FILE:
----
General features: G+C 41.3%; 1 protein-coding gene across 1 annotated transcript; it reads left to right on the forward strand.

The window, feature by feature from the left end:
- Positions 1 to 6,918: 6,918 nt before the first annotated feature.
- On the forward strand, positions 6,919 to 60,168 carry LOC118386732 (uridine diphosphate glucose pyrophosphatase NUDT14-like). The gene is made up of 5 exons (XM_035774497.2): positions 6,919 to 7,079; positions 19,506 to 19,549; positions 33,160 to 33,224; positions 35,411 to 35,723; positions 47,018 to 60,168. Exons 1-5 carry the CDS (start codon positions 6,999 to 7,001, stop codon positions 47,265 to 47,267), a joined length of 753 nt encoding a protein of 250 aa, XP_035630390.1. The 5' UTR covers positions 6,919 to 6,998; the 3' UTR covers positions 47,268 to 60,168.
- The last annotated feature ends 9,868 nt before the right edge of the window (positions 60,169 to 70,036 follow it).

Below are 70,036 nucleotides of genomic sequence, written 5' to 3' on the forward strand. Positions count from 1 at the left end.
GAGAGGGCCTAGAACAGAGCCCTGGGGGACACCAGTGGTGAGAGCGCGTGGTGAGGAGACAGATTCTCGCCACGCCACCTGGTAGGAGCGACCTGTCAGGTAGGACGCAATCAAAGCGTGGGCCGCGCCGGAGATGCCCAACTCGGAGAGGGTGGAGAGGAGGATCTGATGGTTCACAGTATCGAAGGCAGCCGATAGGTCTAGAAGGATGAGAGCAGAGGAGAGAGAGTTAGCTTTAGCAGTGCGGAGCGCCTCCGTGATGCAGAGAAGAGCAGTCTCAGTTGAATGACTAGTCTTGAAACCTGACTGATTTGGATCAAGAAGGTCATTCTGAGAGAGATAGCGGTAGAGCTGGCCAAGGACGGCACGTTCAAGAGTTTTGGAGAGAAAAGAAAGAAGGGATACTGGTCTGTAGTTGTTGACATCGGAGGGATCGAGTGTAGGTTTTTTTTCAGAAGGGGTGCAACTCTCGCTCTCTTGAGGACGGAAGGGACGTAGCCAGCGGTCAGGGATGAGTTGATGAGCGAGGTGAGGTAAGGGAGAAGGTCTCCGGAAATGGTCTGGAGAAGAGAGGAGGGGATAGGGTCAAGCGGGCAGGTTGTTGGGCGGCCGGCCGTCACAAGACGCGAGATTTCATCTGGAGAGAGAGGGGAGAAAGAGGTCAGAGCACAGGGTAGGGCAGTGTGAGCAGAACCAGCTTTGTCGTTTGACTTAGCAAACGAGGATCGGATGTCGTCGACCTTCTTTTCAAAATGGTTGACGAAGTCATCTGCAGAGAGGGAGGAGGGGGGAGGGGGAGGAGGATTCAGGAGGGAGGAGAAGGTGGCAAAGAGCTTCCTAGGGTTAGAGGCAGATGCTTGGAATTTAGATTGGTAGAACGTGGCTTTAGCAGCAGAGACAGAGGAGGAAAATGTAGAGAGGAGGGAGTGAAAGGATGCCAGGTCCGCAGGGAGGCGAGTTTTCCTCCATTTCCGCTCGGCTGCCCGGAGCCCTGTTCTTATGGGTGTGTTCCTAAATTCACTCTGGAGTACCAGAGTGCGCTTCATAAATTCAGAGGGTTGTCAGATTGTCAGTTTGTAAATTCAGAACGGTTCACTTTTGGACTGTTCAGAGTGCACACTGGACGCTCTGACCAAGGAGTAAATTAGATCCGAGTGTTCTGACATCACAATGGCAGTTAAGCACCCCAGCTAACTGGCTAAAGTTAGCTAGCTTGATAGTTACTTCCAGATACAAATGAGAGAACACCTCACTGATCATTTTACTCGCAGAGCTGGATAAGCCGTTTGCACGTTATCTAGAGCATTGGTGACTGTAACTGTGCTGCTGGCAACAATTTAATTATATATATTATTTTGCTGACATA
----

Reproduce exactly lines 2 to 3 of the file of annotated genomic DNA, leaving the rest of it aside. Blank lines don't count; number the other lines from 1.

The window, feature by feature from the left end:
- Positions 1 to 6,918: 6,918 nt before the first annotated feature.